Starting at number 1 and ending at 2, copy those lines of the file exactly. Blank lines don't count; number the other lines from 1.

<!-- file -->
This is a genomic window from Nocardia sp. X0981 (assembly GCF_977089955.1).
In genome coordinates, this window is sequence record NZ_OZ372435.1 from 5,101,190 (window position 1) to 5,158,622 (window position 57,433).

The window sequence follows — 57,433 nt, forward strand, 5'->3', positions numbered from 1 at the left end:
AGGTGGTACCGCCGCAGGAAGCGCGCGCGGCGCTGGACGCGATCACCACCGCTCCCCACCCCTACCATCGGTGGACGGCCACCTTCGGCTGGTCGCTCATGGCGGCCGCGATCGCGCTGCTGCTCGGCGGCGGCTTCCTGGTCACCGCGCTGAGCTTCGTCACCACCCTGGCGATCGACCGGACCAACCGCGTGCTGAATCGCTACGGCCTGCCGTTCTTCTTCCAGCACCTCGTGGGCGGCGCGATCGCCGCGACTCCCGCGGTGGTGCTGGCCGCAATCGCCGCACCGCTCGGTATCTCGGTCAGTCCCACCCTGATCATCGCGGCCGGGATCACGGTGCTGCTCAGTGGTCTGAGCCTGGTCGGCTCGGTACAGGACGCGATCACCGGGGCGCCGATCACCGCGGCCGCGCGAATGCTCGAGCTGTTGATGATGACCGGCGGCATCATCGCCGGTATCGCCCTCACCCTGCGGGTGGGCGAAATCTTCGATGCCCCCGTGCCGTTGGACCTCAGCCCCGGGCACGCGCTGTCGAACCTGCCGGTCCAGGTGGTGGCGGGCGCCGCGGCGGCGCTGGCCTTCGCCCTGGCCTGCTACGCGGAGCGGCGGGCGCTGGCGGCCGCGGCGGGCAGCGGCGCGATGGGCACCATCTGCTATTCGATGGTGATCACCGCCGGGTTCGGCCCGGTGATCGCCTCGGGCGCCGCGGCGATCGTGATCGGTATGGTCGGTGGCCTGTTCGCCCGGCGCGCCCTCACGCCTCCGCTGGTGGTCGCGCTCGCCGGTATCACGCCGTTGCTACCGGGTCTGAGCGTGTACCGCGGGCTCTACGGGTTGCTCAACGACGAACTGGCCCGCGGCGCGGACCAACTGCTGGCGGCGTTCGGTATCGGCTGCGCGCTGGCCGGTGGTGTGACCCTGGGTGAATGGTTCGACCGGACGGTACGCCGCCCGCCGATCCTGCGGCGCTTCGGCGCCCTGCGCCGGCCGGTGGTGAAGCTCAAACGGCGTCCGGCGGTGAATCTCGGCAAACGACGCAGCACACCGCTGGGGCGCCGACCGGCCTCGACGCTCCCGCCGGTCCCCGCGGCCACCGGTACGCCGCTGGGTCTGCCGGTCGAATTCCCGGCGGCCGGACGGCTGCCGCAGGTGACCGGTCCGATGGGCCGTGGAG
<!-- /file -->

This is a genomic window from Nocardia sp. X0981 (assembly GCF_977089955.1).
In genome coordinates, this window is sequence record NZ_OZ372435.1 from 5,101,190 (window position 1) to 5,158,622 (window position 57,433).